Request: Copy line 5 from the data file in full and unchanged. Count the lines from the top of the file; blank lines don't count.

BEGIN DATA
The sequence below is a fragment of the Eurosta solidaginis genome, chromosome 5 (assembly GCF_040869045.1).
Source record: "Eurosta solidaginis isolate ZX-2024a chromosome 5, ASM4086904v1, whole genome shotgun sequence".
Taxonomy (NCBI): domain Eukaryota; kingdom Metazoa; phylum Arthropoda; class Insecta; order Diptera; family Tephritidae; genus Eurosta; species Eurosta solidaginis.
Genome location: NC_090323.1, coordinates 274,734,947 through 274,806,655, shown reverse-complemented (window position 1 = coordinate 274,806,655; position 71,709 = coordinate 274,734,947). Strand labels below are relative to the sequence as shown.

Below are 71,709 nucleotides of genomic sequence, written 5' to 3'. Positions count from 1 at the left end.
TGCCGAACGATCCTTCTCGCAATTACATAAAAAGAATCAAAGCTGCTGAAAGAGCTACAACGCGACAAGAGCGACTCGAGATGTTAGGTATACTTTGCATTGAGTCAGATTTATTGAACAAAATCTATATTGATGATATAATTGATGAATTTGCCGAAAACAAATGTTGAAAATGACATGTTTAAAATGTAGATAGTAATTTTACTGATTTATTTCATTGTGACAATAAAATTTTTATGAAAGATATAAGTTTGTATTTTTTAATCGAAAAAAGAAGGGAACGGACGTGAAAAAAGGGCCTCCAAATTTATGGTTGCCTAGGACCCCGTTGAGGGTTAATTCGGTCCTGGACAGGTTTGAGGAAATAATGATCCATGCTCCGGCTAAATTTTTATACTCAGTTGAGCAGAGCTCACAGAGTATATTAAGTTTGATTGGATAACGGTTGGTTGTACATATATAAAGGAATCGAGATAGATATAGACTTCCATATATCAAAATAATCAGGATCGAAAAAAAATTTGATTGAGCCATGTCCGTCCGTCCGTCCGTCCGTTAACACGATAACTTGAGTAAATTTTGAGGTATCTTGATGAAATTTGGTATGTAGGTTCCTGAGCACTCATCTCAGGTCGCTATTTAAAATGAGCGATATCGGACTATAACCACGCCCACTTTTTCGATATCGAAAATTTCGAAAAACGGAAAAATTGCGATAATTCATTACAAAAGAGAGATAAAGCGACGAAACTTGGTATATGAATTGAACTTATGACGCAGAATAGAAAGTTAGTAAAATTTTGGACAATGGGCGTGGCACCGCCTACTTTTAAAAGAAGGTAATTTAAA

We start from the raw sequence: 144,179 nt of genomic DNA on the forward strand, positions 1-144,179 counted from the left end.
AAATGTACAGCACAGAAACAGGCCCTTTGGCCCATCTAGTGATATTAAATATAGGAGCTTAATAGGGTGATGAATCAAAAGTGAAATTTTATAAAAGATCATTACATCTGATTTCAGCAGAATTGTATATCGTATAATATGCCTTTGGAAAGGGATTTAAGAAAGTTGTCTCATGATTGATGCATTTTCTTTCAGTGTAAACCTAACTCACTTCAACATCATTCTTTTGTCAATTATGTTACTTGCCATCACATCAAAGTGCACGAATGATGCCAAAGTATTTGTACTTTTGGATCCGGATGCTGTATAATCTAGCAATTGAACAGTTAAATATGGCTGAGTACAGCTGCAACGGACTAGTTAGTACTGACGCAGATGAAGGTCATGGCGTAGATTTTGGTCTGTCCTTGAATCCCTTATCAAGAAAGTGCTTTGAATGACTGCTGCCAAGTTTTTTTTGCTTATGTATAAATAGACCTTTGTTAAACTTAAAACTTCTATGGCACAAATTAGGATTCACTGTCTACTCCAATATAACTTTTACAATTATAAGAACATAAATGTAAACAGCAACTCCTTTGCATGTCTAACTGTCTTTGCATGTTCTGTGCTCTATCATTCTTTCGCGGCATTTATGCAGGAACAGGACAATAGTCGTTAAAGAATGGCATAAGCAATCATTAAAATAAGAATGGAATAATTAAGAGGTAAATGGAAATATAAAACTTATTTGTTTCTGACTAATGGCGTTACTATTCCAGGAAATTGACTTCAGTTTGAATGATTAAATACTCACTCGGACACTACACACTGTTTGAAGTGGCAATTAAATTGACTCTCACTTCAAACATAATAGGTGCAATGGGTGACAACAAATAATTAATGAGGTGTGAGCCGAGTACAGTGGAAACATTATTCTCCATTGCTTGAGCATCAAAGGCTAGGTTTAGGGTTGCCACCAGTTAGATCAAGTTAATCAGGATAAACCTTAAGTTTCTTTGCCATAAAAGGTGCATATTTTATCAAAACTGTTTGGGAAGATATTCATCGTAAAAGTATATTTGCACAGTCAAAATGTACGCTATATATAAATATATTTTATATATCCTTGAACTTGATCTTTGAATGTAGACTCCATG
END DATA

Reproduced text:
Below are 71,709 nucleotides of genomic sequence, written 5' to 3'. Positions count from 1 at the left end.